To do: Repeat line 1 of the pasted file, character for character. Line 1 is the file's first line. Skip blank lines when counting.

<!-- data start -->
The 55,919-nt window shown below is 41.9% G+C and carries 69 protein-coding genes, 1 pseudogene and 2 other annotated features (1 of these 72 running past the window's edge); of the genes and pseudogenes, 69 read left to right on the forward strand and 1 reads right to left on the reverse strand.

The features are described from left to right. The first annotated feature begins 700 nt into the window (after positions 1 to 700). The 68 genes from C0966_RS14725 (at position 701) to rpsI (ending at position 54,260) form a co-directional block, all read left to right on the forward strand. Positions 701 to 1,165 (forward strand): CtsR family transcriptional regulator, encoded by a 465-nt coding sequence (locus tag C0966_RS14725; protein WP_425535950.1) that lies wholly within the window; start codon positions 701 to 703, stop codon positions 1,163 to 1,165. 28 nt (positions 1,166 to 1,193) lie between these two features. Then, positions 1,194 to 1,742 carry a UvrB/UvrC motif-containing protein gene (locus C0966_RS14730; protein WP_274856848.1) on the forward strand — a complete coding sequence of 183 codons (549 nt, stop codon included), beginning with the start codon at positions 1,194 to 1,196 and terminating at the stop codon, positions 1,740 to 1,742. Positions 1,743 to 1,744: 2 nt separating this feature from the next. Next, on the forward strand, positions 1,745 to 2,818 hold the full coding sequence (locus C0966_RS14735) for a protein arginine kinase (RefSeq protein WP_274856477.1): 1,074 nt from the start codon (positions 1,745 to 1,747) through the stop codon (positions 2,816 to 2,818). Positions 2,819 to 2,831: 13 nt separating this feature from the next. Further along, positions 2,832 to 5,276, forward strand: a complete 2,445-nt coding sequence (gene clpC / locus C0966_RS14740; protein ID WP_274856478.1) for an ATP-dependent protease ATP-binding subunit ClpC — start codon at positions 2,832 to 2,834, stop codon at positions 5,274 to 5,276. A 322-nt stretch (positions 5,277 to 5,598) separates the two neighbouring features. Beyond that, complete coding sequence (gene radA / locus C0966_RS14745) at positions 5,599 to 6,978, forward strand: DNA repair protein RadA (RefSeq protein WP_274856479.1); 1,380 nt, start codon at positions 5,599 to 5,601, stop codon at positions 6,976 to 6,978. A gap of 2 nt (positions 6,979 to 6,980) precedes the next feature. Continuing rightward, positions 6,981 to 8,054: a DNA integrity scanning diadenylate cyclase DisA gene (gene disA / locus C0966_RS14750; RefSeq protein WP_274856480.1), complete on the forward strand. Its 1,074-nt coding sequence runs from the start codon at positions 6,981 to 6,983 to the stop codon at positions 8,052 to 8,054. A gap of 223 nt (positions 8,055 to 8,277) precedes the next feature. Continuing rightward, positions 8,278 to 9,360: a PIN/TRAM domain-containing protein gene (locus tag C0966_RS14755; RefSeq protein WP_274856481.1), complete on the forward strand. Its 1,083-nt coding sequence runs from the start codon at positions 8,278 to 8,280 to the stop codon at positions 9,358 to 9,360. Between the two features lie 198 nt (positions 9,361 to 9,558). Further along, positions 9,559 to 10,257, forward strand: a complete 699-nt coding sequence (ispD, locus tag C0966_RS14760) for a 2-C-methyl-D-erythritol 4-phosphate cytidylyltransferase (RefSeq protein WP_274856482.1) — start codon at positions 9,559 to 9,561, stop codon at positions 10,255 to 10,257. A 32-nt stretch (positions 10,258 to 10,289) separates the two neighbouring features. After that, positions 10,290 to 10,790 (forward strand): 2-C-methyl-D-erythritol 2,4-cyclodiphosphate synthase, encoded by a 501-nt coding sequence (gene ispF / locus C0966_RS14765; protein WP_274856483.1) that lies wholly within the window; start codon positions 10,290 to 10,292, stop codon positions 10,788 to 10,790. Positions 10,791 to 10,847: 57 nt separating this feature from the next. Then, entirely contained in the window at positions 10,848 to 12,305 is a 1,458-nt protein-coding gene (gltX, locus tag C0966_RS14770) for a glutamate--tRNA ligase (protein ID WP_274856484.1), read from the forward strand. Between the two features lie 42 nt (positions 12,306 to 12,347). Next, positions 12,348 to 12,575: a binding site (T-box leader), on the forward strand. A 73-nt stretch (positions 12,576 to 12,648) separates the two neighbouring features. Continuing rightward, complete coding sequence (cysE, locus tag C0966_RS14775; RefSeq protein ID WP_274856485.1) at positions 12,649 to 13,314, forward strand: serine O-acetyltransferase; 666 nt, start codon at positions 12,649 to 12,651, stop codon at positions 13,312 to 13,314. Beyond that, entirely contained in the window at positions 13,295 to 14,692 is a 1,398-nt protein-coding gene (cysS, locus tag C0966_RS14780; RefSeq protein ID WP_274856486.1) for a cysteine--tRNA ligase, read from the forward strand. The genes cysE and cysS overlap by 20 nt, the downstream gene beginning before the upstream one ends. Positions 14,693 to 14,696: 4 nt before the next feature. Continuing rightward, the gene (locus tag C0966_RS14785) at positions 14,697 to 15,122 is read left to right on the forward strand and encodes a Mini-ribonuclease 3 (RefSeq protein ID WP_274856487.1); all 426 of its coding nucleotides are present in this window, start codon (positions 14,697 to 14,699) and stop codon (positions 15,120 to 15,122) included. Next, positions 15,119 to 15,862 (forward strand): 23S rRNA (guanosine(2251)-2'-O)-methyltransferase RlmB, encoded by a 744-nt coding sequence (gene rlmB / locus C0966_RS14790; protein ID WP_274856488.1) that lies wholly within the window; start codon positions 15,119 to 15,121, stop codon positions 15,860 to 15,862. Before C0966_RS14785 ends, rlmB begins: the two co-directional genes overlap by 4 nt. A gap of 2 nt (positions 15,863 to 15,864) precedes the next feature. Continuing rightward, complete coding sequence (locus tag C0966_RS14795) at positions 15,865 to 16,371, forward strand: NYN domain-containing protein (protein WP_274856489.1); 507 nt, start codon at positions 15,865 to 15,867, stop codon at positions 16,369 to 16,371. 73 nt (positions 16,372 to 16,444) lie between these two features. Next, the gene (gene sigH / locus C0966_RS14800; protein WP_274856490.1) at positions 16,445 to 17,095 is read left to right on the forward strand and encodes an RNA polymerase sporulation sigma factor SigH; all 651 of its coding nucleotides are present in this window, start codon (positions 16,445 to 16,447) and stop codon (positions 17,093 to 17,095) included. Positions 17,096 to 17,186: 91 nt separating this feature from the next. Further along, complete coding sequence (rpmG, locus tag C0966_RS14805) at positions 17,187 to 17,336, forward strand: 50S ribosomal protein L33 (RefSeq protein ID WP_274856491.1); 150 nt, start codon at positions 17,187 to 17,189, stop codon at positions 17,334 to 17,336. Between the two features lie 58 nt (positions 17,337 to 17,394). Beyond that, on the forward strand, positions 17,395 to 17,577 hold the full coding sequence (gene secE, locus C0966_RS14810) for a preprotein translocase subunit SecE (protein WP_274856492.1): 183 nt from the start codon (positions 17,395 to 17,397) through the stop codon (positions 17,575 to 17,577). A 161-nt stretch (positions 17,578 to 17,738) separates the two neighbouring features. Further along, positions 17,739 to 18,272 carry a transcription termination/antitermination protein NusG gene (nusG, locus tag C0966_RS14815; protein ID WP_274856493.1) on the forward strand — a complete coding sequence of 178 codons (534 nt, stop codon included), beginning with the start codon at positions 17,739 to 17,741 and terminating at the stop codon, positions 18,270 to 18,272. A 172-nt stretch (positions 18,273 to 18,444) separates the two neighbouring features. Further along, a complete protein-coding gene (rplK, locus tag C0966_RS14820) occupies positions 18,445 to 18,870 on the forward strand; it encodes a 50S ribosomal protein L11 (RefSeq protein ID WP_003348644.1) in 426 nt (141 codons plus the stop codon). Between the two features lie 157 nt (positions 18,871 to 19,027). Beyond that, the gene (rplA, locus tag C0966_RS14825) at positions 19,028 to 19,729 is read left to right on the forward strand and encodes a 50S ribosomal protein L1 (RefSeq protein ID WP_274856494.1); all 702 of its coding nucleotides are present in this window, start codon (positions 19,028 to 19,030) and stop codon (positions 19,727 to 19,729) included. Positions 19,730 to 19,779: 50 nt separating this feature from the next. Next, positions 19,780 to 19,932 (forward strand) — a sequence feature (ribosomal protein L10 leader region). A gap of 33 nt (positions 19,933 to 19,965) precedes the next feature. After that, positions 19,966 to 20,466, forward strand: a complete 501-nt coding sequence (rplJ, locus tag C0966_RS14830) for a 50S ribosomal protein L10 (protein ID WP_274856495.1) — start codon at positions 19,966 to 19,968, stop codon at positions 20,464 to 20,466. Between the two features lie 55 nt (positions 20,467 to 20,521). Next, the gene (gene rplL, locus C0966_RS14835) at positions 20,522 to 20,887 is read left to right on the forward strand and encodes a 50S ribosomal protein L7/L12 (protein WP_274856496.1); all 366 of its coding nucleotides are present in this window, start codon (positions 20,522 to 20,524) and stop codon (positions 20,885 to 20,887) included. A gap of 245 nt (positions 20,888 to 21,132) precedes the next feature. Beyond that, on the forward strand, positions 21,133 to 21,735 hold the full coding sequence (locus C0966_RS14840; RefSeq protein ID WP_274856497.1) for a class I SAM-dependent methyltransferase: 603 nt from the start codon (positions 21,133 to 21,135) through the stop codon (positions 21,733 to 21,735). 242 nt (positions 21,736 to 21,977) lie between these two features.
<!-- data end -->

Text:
The 55,919-nt window shown below is 41.9% G+C and carries 69 protein-coding genes, 1 pseudogene and 2 other annotated features (1 of these 72 running past the window's edge); of the genes and pseudogenes, 69 read left to right on the forward strand and 1 reads right to left on the reverse strand.